The problem then is that every four years, liberal voters are positioned in a drama where their vote can make all the difference preventing an alt-right regime from raising a new flag over the White House. We are so easily seduced, and for good reason, by this life or death narrative that we lose sight of the fact that hidden deep within the framework of our country, is an option to elect a candidate who genuinely embodies our fears and whose sole purpose once in office will be to alleviate the pain which we all suffer from. As mentioned, in a number of important cases, this election can be a matter of life and death. But the candidate we choose to represent us in those struggles doesn’t, and shouldn’t have to be a man that would be much more at peace in a retirement community.
But alas, we lowly citizens continually have to listen to popular artists, both contributors and curators of culture, not to mention politicians, tell us that our vote counts. It does, but they often leave out the important part: that we can use it to choose someone that we don’t feel like we have to settle for. One such writer who doesn’t have much sympathy for those who aren’t excited to vote is David Sedaris, who took to The New Yorker to share his piece on undecided or uncertain voters. He wrote,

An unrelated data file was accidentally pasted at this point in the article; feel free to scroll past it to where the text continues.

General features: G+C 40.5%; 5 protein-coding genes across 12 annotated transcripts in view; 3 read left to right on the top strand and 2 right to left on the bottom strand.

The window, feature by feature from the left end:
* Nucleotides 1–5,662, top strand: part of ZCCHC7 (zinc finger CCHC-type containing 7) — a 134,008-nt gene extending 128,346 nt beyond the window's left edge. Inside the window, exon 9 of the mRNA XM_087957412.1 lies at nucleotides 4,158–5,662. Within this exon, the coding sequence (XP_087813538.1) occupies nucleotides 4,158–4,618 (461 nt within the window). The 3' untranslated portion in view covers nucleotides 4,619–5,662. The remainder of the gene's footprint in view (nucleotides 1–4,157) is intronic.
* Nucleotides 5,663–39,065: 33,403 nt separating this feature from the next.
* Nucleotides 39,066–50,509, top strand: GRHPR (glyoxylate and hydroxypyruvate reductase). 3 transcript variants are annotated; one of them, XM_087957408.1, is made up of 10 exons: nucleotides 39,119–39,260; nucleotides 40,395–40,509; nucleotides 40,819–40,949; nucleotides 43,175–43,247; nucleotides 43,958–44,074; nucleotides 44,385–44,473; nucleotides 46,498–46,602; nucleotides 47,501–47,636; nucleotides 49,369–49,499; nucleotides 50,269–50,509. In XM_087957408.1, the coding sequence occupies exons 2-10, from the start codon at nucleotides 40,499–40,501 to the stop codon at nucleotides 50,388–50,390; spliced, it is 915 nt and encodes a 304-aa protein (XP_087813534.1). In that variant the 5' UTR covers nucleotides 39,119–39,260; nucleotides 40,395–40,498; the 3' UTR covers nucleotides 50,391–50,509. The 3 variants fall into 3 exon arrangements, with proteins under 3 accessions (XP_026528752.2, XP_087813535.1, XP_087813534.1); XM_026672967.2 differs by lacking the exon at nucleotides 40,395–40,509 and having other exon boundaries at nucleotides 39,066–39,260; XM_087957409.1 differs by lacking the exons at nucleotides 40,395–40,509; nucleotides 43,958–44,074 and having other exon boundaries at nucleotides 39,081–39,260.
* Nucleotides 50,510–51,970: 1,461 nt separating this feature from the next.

[On undecided voters,] “To put them in perspective, I think of being on an airplane. The flight attendant comes down the aisle with her food cart and, eventually, parks it beside my seat. “Can I interest you in the chicken?” she asks. “Or would you prefer the platter of shit with bits of broken glass in it?”
To be undecided in this election is to pause for a moment and then ask how the chicken is cooked.”
My huge issue with this argument is the scenario in which it is framed. As the reader, we are presented with a reality that is straightforward: we are in a confined space and are offered two choices for something to eat. The reality which I am familiar with, however, is one that demands there to be a lot more choices. There should be a choice which, once picked, can appeal to the vegetarians among us, those that aren’t a huge fan of gluten, or maybe have allergies to different types of oils which are used to cook said choice. I, for one, and not a huge fan of chicken. And in lieu of having any other choice, as Sedaris sets the problem, then I am the fool for asking how the chicken is cooked.